A record audience is expected this week (8 p.m. Wednesday, Travel Channel) as the WPT presents its 2004 tournament, with the winner taking home a record purse of $2.7 million. On July 6, ESPN will begin telecasts of last May’s World Series of Poker, in which the winner won a record $5 million.

    It’s hard to believe that poker-watching has come so far. The magic hinges on viewers being able to see the concealed cards the players hold, courtesy of well-positioned lipstick cameras around the poker table.

    “That’s only part of it,” said Steve Lipscomb, and he should know ? he figured out how to make poker-watching a great spectator sport, then invented the World Poker Tour.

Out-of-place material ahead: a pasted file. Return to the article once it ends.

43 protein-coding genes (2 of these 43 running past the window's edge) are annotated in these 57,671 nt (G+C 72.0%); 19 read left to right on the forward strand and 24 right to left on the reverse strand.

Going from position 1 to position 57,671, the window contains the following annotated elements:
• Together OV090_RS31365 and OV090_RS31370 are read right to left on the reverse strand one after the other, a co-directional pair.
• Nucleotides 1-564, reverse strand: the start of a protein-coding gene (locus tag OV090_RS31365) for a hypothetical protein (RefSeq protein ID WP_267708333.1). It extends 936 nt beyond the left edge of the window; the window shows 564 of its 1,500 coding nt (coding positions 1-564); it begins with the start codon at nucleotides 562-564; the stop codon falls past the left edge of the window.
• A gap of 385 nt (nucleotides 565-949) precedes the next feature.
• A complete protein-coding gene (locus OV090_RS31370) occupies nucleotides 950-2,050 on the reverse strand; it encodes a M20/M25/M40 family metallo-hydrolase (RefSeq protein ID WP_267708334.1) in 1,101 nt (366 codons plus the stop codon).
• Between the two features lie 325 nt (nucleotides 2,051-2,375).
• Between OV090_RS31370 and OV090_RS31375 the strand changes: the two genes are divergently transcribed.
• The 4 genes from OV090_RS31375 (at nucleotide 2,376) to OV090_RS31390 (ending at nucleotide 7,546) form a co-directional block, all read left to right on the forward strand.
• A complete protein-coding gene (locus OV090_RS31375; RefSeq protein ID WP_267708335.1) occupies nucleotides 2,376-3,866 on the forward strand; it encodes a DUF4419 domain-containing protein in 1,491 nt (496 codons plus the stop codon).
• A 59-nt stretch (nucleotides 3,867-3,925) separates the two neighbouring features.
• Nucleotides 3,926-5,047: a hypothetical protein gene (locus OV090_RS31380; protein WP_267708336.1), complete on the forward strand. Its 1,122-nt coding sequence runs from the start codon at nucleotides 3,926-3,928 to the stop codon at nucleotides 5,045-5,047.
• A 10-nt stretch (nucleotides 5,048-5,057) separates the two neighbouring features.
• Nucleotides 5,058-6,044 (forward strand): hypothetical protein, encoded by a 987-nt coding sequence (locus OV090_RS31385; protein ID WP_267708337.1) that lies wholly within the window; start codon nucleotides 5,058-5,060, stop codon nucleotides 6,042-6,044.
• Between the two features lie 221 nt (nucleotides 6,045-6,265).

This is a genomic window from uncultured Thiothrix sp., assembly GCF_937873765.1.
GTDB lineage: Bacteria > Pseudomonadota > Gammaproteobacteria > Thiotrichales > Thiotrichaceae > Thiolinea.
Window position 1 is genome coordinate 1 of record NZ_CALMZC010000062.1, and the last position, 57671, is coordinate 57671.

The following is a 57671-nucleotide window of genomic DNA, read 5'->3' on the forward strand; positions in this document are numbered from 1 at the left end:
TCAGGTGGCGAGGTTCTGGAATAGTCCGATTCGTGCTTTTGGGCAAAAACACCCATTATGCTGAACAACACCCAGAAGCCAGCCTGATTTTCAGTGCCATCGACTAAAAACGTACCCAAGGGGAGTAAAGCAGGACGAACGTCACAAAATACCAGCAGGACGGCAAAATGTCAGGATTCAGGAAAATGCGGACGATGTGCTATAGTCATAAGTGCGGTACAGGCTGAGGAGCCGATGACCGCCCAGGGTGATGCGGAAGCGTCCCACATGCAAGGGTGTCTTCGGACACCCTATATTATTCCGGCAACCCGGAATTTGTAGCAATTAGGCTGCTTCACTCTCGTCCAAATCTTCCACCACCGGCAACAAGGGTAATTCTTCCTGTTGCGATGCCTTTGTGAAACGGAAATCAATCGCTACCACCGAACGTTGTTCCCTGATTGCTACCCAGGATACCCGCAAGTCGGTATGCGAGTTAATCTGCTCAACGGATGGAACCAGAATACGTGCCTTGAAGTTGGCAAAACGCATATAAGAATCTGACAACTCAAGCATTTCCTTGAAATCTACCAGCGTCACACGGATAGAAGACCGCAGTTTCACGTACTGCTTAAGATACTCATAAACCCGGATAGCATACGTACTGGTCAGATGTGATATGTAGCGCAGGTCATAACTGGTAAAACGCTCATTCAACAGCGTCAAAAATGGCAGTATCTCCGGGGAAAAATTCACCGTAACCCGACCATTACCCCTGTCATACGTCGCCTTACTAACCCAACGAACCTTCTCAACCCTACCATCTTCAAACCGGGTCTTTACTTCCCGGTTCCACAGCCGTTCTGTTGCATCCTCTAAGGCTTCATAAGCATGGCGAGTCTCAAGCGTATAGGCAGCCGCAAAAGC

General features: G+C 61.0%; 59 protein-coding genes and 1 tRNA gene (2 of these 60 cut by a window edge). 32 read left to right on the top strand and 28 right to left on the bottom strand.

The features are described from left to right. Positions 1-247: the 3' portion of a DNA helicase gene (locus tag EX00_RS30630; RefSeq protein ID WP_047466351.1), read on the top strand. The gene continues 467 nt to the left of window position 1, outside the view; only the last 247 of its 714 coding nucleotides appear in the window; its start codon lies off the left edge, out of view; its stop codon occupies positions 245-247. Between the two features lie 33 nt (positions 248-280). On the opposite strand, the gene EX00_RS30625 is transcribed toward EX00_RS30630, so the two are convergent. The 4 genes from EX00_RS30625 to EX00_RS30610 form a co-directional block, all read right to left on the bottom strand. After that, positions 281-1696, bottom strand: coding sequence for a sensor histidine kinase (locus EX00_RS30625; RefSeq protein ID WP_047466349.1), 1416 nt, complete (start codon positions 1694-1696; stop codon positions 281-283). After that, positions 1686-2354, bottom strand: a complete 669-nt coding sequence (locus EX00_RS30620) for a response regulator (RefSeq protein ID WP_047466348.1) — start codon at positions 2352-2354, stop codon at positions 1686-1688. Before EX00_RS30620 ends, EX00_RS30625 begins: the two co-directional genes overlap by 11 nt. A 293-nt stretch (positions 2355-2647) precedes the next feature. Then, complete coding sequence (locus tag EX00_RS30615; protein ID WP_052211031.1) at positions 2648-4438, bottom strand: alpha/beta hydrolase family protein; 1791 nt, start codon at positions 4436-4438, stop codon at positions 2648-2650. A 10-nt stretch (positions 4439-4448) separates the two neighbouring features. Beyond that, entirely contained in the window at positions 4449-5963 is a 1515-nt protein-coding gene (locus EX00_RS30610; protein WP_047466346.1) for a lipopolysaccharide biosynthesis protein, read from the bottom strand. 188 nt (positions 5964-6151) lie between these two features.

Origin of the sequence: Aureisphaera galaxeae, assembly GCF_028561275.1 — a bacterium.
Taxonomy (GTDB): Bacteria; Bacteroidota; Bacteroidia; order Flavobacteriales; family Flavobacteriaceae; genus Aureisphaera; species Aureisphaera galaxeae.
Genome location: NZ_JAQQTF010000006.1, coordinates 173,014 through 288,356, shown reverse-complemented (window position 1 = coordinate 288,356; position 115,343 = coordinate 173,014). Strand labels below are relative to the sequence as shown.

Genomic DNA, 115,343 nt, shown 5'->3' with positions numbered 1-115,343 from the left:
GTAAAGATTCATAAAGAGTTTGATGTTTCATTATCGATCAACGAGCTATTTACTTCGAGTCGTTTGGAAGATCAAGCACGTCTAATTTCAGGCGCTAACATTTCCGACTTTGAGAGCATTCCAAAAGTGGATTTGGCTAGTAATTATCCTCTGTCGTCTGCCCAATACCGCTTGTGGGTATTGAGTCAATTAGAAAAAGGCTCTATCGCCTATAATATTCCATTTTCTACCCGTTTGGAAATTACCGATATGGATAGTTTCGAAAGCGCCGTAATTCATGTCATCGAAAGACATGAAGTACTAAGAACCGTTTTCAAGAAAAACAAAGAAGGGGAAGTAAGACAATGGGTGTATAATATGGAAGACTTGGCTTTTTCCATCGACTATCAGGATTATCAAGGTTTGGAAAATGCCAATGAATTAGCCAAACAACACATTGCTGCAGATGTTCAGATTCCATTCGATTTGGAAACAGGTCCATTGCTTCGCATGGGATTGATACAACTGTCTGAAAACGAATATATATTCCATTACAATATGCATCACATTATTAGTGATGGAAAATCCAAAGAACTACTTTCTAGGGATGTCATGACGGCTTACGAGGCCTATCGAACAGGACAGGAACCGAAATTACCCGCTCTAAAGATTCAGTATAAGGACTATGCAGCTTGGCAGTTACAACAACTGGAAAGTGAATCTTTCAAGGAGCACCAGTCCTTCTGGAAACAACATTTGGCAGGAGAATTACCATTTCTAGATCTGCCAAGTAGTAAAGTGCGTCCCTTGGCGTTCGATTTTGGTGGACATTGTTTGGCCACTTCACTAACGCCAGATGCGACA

Yes, Lipscomb said, the six lipstick cameras tucked under the rim of the poker table are important, but so are other elements: the play-along graphics (which show the unseen “hole” cards each player is holding), the ability to see those graphics as well as the “community cards” being dealt on the table (shown constantly for easy reference), plus the positioning of 10 additional cameras around the poker room to catch every player’s action and reaction.

    The result is a television show so slickly produced and edited, it plays as if it’s live. In truth, “It’s live fiction,” Lipscomb said, accomplished initially through “eight months of intense editing time, an editor and myself in a room, knocking heads.”

    The other shows copy his format.

    “It’s quite a process,” said Lipscomb, a lawyer turned filmmaker (the documentary Battle for the Minds) turned producer. “Everything happens on the micro level. The thing you want to see is the human drama. Just like any storytelling, it’s about revealing the human condition. When somebody’s got a million-dollar decision, that’s just great TV.”